Drippings from the Honeycomb
More to be desired are [the rules of the Lord] than gold, even much fine gold; sweeter also than honey and drippings of the honeycomb. (Psalm 19:10)
As we conclude our Old Testament (OT) portion of C2C here in 2020 there are a couple important questions that we might consider.
Why does the Jewish OT or Bible (called the Tanak), differ in its arrangement of the books from the Christian OT?
When was the Old Testament canon (rule of faith) finalized and how?
Though somewhat technical questions it is hoped that in answering them believer’s will be strengthened in their knowledge of the Scriptures and thus their faith.
Here is the order and books of the Christian OT and Hebrew Bible (the TaNaK, see Bible Project). Essentially the OT is broken into four sections, whereas the Tanak is divided into three. (It is interesting to note Jesus referred to this trifold division in Lk 24:44):
Notice they are the same number of books (39) but in a very different order. Why the difference, especially if this was the accepted order of the Hebrew Bible in Jesus day?
Sometime in the 3rd and 2nd centuries there arose a large Jewish community in Greek speaking Alexandria (Egypt) who translated the Hebrew Bible into Greek. It is called the Septuagint or LXX (both mean 70) after the legend that 72 independent translators (6 from each of the 12 tribes) translated the entire project identically (thus giving evidence of Divine oversight). What is true is that they re-ordered the Hebrew Bible so the Hebrew and Greek versions, though containing the same books, were ordered differently. The Greeks, ever the masters of logic, categorized the books under headings, and many books under those according to length. As this video explores, the Hebrew Bible had other historic and theological reasons for how it was arranged. It is also interesting how the arrangements end, the Hebrew with Chronicles (itself a summary of the Tanak; a return to the Promised Land and a prefiguring of Christ) and the Greek with Malachi (the promised day of the Lord).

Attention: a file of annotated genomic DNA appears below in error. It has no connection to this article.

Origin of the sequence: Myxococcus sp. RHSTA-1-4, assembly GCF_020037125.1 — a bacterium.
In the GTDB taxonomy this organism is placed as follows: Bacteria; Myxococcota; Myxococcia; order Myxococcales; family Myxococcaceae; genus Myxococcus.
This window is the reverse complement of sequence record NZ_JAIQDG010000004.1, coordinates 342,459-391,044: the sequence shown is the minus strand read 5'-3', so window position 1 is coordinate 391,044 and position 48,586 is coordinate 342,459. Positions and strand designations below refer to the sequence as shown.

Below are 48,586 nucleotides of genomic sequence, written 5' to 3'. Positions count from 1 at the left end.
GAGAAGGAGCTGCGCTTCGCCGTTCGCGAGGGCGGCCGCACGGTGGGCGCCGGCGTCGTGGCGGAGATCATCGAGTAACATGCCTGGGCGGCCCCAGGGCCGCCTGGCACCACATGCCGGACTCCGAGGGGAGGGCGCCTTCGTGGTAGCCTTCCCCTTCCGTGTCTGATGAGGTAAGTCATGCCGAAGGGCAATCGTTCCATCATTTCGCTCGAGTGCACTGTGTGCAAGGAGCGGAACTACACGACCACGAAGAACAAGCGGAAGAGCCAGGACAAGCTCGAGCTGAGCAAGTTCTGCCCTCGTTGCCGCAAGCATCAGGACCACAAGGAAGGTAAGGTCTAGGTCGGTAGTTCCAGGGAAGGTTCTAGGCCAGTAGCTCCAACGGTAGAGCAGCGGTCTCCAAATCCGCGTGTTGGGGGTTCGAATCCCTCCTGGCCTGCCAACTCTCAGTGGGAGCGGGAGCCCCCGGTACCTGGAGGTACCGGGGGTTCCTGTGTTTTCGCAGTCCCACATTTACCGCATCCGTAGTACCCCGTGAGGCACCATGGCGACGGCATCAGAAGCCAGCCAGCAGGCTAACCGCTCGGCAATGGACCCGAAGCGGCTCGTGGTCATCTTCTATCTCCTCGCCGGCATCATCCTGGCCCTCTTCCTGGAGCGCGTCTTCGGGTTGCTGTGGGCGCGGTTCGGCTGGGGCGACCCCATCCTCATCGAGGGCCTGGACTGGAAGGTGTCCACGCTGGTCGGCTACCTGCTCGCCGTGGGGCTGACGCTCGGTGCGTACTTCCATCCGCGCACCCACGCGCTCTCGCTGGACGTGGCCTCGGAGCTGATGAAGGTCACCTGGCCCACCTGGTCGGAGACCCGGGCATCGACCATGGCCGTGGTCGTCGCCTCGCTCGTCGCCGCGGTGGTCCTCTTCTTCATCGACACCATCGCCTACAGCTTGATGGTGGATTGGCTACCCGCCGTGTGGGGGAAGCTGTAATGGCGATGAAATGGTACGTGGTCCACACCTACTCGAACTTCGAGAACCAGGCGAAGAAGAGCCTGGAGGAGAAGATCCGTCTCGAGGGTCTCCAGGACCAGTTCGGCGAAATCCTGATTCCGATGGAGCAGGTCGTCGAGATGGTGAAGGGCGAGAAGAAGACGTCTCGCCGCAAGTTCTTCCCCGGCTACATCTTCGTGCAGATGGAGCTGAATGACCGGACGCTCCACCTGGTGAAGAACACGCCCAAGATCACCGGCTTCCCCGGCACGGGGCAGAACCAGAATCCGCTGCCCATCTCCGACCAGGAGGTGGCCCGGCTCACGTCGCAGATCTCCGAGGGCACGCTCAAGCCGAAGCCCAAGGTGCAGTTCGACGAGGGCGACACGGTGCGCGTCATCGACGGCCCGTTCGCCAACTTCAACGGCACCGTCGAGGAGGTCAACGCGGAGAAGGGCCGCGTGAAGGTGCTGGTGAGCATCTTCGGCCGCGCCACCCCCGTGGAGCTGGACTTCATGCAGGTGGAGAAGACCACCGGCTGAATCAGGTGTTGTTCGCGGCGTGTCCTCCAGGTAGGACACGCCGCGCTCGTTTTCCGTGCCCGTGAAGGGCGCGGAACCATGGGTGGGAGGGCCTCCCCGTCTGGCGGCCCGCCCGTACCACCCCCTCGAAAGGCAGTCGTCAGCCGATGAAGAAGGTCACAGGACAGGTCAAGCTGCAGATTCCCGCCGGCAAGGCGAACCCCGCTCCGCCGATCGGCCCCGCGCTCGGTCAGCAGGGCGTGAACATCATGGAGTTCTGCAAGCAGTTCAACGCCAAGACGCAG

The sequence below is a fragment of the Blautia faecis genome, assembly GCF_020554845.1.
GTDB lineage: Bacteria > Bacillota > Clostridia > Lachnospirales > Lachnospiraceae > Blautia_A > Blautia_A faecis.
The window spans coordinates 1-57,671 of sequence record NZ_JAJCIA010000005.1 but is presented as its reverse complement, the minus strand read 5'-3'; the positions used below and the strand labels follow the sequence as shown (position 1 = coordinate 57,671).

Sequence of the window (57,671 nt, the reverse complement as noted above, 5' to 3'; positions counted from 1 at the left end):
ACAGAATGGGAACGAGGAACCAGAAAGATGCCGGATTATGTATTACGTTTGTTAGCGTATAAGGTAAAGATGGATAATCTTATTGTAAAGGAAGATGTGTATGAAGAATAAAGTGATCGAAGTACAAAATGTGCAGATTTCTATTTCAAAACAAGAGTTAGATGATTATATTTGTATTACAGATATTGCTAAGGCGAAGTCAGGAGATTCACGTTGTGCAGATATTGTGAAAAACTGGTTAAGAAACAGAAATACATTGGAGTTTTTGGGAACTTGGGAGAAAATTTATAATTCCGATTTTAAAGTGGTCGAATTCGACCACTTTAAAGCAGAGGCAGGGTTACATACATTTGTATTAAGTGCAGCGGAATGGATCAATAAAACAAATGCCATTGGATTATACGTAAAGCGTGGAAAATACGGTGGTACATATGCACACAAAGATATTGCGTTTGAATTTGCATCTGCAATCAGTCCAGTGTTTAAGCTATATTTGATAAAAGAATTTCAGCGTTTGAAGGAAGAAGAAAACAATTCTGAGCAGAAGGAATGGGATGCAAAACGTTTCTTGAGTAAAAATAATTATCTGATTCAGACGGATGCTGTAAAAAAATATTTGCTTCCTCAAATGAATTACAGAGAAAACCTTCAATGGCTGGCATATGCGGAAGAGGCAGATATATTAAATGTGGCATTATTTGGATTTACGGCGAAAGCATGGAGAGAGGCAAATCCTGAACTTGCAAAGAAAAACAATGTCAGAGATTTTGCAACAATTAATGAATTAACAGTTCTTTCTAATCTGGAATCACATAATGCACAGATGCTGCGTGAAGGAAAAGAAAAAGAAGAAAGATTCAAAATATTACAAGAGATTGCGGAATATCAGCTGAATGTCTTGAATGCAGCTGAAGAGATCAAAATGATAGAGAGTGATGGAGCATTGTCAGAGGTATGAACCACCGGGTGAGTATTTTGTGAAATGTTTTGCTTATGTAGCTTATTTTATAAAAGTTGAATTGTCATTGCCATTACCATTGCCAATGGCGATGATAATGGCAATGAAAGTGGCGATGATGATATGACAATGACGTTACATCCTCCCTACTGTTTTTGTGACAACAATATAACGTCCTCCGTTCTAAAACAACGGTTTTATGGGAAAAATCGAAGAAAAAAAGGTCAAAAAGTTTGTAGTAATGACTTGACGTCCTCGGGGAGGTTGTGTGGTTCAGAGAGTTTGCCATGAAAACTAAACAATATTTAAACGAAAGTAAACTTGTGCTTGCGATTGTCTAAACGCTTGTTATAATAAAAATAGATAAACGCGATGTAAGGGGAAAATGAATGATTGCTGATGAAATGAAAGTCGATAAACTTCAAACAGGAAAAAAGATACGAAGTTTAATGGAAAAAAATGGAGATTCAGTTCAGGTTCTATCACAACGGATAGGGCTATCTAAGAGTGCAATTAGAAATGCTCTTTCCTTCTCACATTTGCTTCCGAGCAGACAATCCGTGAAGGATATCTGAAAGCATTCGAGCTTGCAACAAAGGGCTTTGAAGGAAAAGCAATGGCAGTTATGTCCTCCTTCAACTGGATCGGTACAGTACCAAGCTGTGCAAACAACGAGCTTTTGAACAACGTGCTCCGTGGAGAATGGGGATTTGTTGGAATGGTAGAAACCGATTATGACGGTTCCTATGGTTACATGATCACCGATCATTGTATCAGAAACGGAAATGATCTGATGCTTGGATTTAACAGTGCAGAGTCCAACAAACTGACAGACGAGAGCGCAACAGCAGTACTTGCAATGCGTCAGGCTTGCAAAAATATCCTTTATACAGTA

Though Jesus would have known the Hebrew order, most of the early Christians spoke Greek and so followed the Greek version. When Jerome translated the Bible into Latin by AD 405 he followed this tradition and so the Greek pattern was all but established as the Christian ordering.
Canon is Greek for rule. What books are recognized as inspired and authoritative? The Jewish community, guided by the Holy Spirit, came to recognize the above list as canonical some 200 years before Christ, who affirmed the same in Lk 24:44 (along with multiple other sources).
Regardless of the order, as Christians we can be confident that our OT books have come to us under God’s sovereign hand, and that these books, and these alone, constitute our rule of faith as the Old Testament; or as 2 Tim 3:16b puts it are therefore the “inspired word of God, profitable for teaching, for reproof, for correction, and for training in righteousness.”
Now you know!
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